|Publication number||US20070079279 A1|
|Application number||US 10/562,506|
|Publication date||Apr 5, 2007|
|Filing date||Jun 21, 2004|
|Priority date||Jun 23, 2003|
|Also published as||EP1639455A2, WO2004114129A2, WO2004114129A3|
|Publication number||10562506, 562506, PCT/2004/2671, PCT/GB/2004/002671, PCT/GB/2004/02671, PCT/GB/4/002671, PCT/GB/4/02671, PCT/GB2004/002671, PCT/GB2004/02671, PCT/GB2004002671, PCT/GB200402671, PCT/GB4/002671, PCT/GB4/02671, PCT/GB4002671, PCT/GB402671, US 2007/0079279 A1, US 2007/079279 A1, US 20070079279 A1, US 20070079279A1, US 2007079279 A1, US 2007079279A1, US-A1-20070079279, US-A1-2007079279, US2007/0079279A1, US2007/079279A1, US20070079279 A1, US20070079279A1, US2007079279 A1, US2007079279A1|
|Inventors||David Gordon, Nicholas Jones|
|Original Assignee||David Gordon, Jones Nicholas J|
|Export Citation||BiBTeX, EndNote, RefMan|
|Referenced by (5), Classifications (5)|
|External Links: USPTO, USPTO Assignment, Espacenet|
The present invention relates to control devices of the kind that are embedded in electrical and electronic apparatus. The invention has been developed for application to mobile telephones but is equally applicable to a wide range of equipment with embedded devices from vehicles to washing machines.
Software errors in a high volume commodity product (such as a mobile phone handset) can be very expensive to repair, involving a product recall, software reprogramming, and then re-issue of the product, not to mention such additional items as replacements-under-guarantee and loss of reputation and customer confidence. Clearly, a mechanism is needed where software upgrades and fixes, known as “patches”, can be installed, uninstalled and managed on a target device without recall of that target device and consequently with little impact to the user of the device. Additionally, the uses to which such a device can be put vary from user to user, and it may be necessary to install, uninstall and manage new software modules in addition to those already resident on the device.
Once such a mechanism is in place, the patches and updates installed on the handset may be managed, both locally on the handset User Interface (if present) or remotely over a communications link.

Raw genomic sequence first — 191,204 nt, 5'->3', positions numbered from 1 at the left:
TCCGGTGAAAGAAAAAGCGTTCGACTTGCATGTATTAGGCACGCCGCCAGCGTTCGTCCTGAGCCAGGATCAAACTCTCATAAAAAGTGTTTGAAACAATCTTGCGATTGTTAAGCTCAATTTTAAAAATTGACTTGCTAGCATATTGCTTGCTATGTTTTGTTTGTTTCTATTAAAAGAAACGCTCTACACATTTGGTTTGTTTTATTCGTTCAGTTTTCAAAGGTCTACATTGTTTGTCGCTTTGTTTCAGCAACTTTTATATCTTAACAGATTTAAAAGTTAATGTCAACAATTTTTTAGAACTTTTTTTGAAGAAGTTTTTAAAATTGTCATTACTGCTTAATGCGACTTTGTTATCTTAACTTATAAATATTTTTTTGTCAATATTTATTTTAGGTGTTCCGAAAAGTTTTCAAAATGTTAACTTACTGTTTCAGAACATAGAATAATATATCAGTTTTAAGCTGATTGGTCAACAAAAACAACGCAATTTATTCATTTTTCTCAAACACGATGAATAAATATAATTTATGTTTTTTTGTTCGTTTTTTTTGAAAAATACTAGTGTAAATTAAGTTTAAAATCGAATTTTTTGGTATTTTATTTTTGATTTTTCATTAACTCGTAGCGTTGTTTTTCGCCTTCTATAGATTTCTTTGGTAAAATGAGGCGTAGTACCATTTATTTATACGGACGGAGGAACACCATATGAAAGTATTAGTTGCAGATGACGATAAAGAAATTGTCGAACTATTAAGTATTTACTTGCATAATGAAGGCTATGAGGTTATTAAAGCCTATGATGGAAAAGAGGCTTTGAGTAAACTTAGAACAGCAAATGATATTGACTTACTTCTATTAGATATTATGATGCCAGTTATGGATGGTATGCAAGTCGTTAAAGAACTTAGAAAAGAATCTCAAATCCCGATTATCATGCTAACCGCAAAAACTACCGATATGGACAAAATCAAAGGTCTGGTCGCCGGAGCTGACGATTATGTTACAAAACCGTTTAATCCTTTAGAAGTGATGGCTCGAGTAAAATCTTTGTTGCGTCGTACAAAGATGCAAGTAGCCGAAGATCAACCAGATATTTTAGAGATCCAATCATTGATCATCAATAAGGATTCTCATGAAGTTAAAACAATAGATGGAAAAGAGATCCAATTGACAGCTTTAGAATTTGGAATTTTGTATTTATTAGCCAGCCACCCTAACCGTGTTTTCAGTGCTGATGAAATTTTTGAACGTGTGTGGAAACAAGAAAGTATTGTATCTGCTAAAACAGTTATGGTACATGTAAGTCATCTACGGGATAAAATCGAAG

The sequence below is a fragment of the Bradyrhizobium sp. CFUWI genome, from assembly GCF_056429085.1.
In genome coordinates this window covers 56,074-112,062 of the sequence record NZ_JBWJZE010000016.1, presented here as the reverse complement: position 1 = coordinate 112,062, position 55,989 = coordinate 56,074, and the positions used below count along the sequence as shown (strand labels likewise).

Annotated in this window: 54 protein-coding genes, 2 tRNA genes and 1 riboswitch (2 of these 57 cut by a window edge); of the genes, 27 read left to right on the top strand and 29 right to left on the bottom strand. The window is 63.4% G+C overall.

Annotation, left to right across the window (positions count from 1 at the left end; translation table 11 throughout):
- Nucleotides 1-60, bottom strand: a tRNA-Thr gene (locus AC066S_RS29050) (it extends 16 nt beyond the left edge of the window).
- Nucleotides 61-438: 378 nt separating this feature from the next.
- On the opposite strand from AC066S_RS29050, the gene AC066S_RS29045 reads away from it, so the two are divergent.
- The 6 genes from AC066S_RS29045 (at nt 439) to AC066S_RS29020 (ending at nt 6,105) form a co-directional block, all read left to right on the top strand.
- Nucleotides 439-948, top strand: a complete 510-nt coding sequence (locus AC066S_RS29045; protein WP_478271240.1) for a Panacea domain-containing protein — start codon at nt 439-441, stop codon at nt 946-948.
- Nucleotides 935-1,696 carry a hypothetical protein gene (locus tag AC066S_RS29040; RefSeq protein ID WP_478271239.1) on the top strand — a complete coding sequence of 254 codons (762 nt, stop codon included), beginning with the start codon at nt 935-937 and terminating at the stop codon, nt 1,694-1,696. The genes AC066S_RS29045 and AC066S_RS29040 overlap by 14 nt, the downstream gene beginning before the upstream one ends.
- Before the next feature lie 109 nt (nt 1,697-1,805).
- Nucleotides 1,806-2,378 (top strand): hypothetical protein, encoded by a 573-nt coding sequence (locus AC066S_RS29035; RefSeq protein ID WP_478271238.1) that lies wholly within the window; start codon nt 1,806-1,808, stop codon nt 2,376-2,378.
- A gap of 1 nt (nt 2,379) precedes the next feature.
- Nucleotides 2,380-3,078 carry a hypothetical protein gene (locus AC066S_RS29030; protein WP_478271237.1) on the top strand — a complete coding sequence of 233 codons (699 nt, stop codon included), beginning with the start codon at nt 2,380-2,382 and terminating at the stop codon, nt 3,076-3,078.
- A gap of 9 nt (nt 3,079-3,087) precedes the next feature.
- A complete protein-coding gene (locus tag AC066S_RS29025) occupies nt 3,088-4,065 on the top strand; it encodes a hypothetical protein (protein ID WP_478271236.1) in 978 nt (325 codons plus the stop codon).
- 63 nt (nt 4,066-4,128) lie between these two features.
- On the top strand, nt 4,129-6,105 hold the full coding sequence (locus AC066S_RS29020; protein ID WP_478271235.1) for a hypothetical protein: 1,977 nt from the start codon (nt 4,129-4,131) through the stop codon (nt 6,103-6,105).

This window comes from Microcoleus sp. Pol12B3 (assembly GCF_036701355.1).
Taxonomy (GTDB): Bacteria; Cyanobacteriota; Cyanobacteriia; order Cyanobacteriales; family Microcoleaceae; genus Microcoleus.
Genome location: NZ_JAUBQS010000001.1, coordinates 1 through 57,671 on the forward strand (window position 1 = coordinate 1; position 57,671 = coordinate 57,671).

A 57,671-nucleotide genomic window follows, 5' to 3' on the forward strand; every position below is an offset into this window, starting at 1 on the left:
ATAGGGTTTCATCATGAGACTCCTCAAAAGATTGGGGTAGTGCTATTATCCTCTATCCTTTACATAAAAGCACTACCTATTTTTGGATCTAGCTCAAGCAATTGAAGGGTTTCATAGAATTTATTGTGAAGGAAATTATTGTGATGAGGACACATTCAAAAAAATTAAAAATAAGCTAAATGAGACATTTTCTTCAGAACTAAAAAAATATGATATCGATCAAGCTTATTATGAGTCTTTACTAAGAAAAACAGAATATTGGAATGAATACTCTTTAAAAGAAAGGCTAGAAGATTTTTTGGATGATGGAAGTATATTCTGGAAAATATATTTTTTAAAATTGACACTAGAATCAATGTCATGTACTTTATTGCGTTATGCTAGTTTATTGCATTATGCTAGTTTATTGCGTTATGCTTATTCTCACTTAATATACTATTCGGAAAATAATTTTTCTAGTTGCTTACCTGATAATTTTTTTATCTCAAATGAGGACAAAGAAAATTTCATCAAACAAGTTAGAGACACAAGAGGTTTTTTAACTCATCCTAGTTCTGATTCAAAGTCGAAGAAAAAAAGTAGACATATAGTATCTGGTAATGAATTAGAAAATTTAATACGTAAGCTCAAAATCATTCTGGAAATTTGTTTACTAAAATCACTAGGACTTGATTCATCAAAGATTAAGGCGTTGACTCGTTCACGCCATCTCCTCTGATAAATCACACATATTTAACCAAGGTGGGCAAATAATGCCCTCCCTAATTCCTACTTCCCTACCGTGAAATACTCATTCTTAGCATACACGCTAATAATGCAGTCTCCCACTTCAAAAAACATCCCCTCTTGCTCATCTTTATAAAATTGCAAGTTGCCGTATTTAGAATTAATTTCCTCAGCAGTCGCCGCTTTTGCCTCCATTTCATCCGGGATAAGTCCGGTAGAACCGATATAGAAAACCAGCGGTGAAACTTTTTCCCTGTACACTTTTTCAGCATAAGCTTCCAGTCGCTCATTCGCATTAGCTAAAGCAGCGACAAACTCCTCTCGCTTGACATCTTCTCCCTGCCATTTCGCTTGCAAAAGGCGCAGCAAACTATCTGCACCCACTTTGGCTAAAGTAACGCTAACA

It is known for a device with large hard disc memory capacity, such as a personal computer, to have a program registry stored on the hard disc. This registry may include information relating to any programs or software upgrades recently installed on the computer.
U.S. Pat. No. 6,434,744 shows a system for a computer in which patching operations are performed on particular applications and a configurable database is updated with patching information. In a system of this type, the application of a patch is performed at run-time when applications and their patches previously stored on hard disc are copied to volatile memory for use. Such an arrangement is not suitable for an embedded device such as that contained in a mobile telephone where power consumption has to be minimised and memory space conserved.
Hitherto, when a software modification is required on a mobile telephone (or other device/appliance having an embedded system), for example during a product recall, it would be usual to rewrite the whole of the device software, for example by “reflashing” a flash memory. A separate management system might store information identifying which software versions have been installed on which devices, for example to avoid repetition and to aid future problem analysis.
The present invention provides a control device as defined in annexed claim 1. Preferred features of the device are described in the subsidiary claims. The installed programs may include equipment operating programs as well as universal applications such as calendars and calculators.
By contrast with the prior art computer system described above, in a control device such as for a mobile telephone, the operating programs are stored in and run from non-volatile memory rather than having to be transferred to volatile memory at run time. In order to conserve memory space, in a control device according to the invention a new patch is used to modify the code to which it relates instead of being stored separately, and the registry simply contains a patch descriptor. There is then no need for the patch code itself to be separately stored.
An example of a patch registry suitable for use in a control device according to the invention, sometimes called a “target device”, will now be described by way of example only and with reference to the accompanying drawings in which:
A device according to the present invention typically consists of a self-contained device having one or more computing components each with processor, memory and non-volatile program storage of limited size. These may not be “self contained” units and processors may share memory space. The device may also contain network connectivity to enable access to a server system; or facility to allow network connectivity to a server system, and may contain a removable storage device, for example an SD card.